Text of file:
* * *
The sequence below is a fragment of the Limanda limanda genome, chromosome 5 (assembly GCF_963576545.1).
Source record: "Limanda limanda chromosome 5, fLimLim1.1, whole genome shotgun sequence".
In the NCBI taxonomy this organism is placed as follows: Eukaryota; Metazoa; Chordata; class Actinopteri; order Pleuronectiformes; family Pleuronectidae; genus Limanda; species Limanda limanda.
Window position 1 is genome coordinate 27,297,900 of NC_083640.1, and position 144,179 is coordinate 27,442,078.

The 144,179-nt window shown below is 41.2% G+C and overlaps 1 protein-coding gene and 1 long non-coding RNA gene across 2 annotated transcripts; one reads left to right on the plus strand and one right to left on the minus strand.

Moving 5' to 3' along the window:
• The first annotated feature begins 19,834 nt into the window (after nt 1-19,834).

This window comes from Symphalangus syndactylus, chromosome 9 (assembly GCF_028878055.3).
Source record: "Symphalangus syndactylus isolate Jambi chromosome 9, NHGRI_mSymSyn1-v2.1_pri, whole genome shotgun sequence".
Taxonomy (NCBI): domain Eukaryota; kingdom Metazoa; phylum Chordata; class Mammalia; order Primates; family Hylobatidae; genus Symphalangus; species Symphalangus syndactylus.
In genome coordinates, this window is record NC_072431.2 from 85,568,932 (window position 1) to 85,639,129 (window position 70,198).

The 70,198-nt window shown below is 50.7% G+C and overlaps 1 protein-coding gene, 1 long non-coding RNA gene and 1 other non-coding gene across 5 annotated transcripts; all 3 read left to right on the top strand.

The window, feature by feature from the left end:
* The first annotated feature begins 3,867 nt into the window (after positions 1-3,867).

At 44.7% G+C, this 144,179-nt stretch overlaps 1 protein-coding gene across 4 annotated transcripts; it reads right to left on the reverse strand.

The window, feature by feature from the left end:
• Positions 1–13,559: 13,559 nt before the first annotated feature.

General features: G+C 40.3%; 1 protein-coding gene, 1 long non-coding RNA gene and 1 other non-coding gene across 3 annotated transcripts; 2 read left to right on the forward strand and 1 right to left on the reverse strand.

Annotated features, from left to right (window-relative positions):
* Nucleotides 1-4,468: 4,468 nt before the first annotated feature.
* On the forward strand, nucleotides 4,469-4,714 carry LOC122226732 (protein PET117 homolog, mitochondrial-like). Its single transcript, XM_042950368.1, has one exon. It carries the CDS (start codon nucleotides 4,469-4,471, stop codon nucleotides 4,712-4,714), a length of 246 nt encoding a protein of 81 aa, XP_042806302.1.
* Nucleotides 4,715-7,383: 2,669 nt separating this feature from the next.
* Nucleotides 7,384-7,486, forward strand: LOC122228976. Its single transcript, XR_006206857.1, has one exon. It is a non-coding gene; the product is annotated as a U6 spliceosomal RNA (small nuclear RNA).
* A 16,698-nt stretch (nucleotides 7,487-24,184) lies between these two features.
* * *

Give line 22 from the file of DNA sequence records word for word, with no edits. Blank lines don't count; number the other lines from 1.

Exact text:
* Nucleotides 4,715-7,383: 2,669 nt separating this feature from the next.